Holly Dolloff, Nashville Business Journal, April 3, 2005
For eight years, Mike Sparks had a solid career at Nissan North America, the kind that, for many people, represents the American Dream.
But Sparks had another version of the American Dream in mind.
“He had a good job at Nissan but it didn’t seem to quench his thirst,” says Bob Spivey, Smyrna mayor and a Sparks mentor. “He’s an entrepreneur, willing to try everything. He’s determined to be successful.”
That’s a good appraisal, says Sparks, who opened MidTNAutos.com Inc. in 2001.
“As a kid, I knew I wanted my own business,” he says. “I thought about a motorcycle shop; I played with Matchbox cars all the time.”
Sparks has managed to unite his passion for autos – the Smyrna native sold his first car at 16 – with his entrepreneurial drive.
MidTNAutos.com is no garden-variety used-car business. Customers can purchase from Sparks’ modest lot in Smyrna but about 60 percent buy via Internet orders.
In 2004, MidTNAutos.com grossed around $800,000, selling 150 cars to buyers in North America, Europe, Asia, and Central and South America.
Sparks is grateful for Nissan’s role in his personal development: The company provided tuition reimbursement for his business administration studies at Middle Tennessee State University.
Still, he says, “I just knew I had to leave or I’d be stuck doing something I didn’t enjoy every day.”
In 1998, Sparks bought a red Jaguar convertible, restored it, sold it online, and made more money from the car’s sale than a month’s regular salary.
“That clued me in that I was on to something,” he says.
Sparks sought advice from Dan Miller, personal-coach author of “48 Days to the Work You Love,” whom he met through acquaintances at church.
Miller was impressed with Sparks’ drive. “He had such a clear plan and it’s been born out by his success,” says Miller. “I sit back and watch in awe of what he’s doing.”
When Sparks registered the domain name MidTNAutos.com, he initially faced resistance from the Tennessee Department of Motor Vehicles.
“They said, ‘You can’t do this because it’s never been done,'” he says, with a touch of disbelief even four years later. “It was common sense that the Internet was going to blossom – I don’t look at us as super cutting-edge.”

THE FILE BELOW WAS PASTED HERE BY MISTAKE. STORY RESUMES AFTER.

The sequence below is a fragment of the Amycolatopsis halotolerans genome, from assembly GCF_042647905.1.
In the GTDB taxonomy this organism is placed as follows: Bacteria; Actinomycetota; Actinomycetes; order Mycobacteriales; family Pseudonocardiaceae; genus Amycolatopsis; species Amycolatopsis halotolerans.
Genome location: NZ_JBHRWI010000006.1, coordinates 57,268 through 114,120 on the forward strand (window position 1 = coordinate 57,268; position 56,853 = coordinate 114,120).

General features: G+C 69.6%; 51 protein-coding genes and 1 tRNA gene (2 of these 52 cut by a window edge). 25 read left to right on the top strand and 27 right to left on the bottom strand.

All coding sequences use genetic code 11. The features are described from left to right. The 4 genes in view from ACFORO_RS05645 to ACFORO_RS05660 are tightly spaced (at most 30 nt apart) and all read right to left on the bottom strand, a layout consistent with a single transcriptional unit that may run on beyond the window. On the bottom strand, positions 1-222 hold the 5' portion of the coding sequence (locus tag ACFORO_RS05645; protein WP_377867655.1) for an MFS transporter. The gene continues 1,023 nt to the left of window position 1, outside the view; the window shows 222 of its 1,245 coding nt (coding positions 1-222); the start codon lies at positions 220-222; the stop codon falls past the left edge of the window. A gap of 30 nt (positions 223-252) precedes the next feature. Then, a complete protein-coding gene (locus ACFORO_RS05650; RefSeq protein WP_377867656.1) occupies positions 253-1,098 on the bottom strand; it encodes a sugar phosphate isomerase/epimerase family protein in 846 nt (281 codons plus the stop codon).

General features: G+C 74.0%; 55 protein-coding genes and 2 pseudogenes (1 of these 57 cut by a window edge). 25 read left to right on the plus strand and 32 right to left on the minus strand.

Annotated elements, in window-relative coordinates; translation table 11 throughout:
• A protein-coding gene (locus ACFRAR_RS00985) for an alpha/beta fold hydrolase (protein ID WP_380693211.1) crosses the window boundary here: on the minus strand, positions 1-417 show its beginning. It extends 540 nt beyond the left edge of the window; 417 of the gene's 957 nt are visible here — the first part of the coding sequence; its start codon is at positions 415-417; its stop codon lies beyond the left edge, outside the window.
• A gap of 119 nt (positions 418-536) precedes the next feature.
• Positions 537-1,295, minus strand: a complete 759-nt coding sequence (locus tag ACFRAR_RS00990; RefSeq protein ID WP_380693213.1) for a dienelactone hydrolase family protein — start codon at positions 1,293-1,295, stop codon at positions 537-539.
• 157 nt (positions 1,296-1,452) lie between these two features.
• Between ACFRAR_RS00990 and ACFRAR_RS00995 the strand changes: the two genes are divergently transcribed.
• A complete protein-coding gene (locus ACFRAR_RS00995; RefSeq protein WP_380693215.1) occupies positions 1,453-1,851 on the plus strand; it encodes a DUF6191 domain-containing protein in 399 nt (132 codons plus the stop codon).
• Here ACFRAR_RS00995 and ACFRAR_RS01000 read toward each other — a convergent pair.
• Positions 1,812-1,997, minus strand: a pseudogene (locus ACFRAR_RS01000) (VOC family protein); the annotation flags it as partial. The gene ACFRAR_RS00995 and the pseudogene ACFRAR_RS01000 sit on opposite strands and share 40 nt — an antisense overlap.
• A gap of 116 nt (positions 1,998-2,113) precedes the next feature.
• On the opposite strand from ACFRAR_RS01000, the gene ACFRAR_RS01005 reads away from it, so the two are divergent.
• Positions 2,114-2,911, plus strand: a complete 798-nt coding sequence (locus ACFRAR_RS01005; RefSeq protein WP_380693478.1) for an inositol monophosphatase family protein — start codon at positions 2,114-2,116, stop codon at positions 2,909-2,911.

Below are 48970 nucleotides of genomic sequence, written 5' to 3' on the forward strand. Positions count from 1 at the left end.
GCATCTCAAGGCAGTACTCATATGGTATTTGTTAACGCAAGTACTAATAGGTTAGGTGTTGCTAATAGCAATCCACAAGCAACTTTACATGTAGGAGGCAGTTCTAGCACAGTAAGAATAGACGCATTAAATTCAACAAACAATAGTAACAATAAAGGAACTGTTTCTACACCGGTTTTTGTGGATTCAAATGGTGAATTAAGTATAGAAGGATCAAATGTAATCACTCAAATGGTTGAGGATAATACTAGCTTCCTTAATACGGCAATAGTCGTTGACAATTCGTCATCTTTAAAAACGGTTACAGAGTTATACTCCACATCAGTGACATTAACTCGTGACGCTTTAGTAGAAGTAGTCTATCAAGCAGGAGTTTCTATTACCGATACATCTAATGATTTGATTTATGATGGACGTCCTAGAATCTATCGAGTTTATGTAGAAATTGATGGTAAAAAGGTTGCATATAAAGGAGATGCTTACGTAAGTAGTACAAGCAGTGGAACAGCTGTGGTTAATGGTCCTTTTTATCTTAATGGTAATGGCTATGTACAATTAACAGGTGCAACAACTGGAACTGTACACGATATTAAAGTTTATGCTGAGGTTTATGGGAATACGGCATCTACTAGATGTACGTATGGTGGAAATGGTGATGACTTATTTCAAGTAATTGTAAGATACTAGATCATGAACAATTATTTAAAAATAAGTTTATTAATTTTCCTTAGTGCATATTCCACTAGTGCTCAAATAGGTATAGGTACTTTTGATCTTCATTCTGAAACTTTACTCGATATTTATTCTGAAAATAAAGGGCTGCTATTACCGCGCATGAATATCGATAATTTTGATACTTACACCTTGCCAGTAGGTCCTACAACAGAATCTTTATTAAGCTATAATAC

In addition to his own Web site, Sparks advertises by piggybacking on other sites such as TruckTrader.com and Ebay.com. It’s one of the methods enabling him to pass thousands of dollars of savings per car on to his buyers, many of whom are also paying hefty shipping charges.
“Probably the most unique sale was the guy from Czechoslovakia who bought two Jeep Cherokees,” says Sparks. Recently, he shipped a 1973 Porsche to Costa Rica and has even sold an experimental airplane. He’ll also do customized searches for clients with a particular model in mind.
Sparks mostly purchases autos that have been repossessed by banks or are trade-ins. He looks for bargains – “I have to buy cheaply if I’m going to sell it cheaply” – but says he doesn’t scrimp on quality, thoroughly checking autos and making improvements before putting them on the market.
Sparks is frugal with operations, too.
“You don’t see a lot of salesmen running around here,” Sparks points out. His team of five includes his wife, Felicia, and a part-time mechanic.
His office is in a small, ranch-style building he bought for $82,000, and he sublets the back portion of the building to a dog groomer to recoup some of his costs.
Sparks says his biggest challenges are time management and overcoming negative images about the car business. Of the former, he says his Nissan experience is coming in handy.
“From Nissan, I learned to constantly improve and be more effective,” says Sparks. “We’re learning to streamline a little more.”